My wife and I got a dog recently, and one of the most fun yet terrifying things to do with a new dog is take him to the dog park. The first time we went, all we could think of was all of the things that could go wrong: What if he manages to do a Houdini through that chain link fence? Or doesn’t want to have anything to do with us? What if he likes another family better, and decides to go home with them, and we’re left weeping…?
Ok, that’s admittedly unlikely. But it does cross one’s mind as a paranoid new dog parent. Because the most stand-out feature of a dog park, is that the dog must be let off his
We live in a somewhat urban neighborhood. Cars park everywhere, houses are close together, everyone has a beast at the threshold (usually a dog, or cat, or several of both). Doggie danger is lurking around every corner. Leashes exist to keep your dog under firm control in a place where he could probably take care of himself, but just in case you want to be able to jerk him back when it’s clear you know best. That squirrel, for instance, is not worth becoming roadkill- obvious to you, less obvious to your furry friend.
What I discovered at the dog park, though, is that while at first our dog launched himself into the woods and disappeared (cue panic! panic! panic!), his adorable loping self came bounding out of the treeline shortly thereafter. He wanted to make sure that WE were safe (he is, after all, our protector. In his mind.) From then on, he would wander about, sniffing and socializing, doing what dogs doo, and occasionally getting run over by a bigger dog he felt (incorrectly) that he was a match for in size and could outrun. But he would always have an eye towards us to make sure we were available. He would circle back occasionally to smile a hello, and more rarely to snuggle for protection from the aforementioned big dogs (who were, in fact, both bigger and faster- surprise!). The fact that he was “free”, and yet at the end of the day still inexorably “leashed” to us by family connection, got me thinking…
Think of the dog as the average, run-of-the-mill person (don’t get too insulted, our dog is extremely cute- there are worse things I could compare a person to; besides, I’m sure you don’t think of yourself as run-of-the-mill anyway). And think of the person holding the leash, the “owner” if you will, as any large, ideological entity. Examples would include political parties, institutions such as universities, organizations such as (dare I mention it? eh why not) the NRA, or religions (yeah, I went there too).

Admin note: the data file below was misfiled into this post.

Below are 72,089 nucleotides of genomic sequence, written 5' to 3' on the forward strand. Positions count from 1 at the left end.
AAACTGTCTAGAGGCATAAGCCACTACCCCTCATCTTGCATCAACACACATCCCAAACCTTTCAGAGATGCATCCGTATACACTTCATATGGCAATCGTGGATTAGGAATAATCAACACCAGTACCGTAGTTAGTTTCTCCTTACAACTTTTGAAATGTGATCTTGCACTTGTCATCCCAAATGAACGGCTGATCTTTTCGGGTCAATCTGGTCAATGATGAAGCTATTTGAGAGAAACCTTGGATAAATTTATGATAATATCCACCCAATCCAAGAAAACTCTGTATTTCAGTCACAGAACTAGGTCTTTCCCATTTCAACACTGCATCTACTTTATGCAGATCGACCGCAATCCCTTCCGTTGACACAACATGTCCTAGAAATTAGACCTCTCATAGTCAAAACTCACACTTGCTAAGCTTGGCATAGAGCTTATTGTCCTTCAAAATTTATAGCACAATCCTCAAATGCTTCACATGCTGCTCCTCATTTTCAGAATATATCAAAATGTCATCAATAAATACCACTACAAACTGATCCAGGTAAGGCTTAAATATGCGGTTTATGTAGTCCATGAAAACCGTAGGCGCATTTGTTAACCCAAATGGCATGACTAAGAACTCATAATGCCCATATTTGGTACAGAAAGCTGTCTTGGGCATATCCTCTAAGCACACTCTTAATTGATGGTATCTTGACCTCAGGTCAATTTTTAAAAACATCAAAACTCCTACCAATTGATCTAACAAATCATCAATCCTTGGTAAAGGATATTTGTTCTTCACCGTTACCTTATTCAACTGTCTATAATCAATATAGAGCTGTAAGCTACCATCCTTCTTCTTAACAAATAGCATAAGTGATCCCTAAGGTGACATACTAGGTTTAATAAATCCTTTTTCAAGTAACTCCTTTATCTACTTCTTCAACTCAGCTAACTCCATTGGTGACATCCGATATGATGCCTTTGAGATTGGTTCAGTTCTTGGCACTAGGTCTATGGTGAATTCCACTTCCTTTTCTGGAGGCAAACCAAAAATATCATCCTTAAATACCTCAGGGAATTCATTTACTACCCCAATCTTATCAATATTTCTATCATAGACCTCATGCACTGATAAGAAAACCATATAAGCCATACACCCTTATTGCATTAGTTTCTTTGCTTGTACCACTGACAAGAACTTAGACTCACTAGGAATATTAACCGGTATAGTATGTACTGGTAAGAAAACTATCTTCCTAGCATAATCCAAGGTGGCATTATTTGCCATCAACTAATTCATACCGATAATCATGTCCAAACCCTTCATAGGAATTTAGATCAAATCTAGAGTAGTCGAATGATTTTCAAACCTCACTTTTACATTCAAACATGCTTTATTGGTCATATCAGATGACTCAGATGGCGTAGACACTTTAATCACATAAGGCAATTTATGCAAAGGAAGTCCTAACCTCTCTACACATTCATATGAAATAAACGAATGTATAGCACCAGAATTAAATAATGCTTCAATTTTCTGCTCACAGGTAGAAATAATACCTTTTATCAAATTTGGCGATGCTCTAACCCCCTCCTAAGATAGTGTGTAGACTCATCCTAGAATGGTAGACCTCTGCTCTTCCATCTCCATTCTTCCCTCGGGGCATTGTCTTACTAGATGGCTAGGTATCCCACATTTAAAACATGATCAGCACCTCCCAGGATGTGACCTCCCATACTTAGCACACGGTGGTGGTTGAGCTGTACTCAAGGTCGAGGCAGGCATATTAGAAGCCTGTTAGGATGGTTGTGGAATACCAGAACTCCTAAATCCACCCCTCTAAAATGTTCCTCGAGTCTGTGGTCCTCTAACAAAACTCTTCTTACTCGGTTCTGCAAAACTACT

You probably see where I’m going with this, but let me explain anyway. Many, many people, consciously or not, sit and let one of these entities harness them up and put them on a leash. This isn’t inherently a problem, if the person has chosen to follow the entity. After all, a dog on a leash can’t get lost, and is protected from all sorts of terrible dangers. Our “leashed” persons are protected too, from getting hit by metaphorical cars or bitten by metaphorical snakes. This is great, right? Well, sure, if the “owner” is like us: we unconditionally love our dog (even if he is psychotic at times) and would never lead him astray.
However, one can imagine a scenario with a negligent owner- one who holds the leash but never lets Fido sniff about; or worse, ties his leash to a tree and just leaves him alone for a bit. Or a harsh, punishing owner- one who jerks the leash and uses it against poor Fido (who, bless his heart, just wants to pee on that hydrant). Or even worse, an abusive owner- one who leashes Fido and deprives him of food, or water, or exercise, or makes him fight other similarly abused Fidos who he didn’t actually have any beef with in the first place.
When people “leash” themselves to ideological groups, it is usually (though not always) an expression of personal choice at the beginning. The problem arises when the “owner’s” behavior deviates from the original idea; or the “leash” changes hands without the person’s permission; or the person sees another, potentially much kinder and loving, “owner” across the ideological street but has no hope of going to them. These people might rebel a little in these cases, but they are bound so tightly to the group that their guilt, family, colleagues, or group leadership is able to use the “leash” to pull them back into line.
Nazi Germany and Westboro Baptist Church come to mind as organizations which had/have extraordinarily tight leashes on their followers. These followers, whether they harnessed up voluntarily or when they were too young to know the difference, end up having a hell of a time breaking free from the leash if they decide the time has come for a new owner. Now, obviously, most organizations aren’t quite this astringent to their followers. But we all know people who, for reasons entirely their own, follow organizations with whom they are affiliated blindly, even when we know these people well enough to know that the organization’s direction and their own may not be in sync. That’s the thing about being on a leash. When you’re on that leash, you and your owner are one entity. To attempt to break away is to be a “bad dog”, to one degree or another. Compliance is good, even if it hurts inside.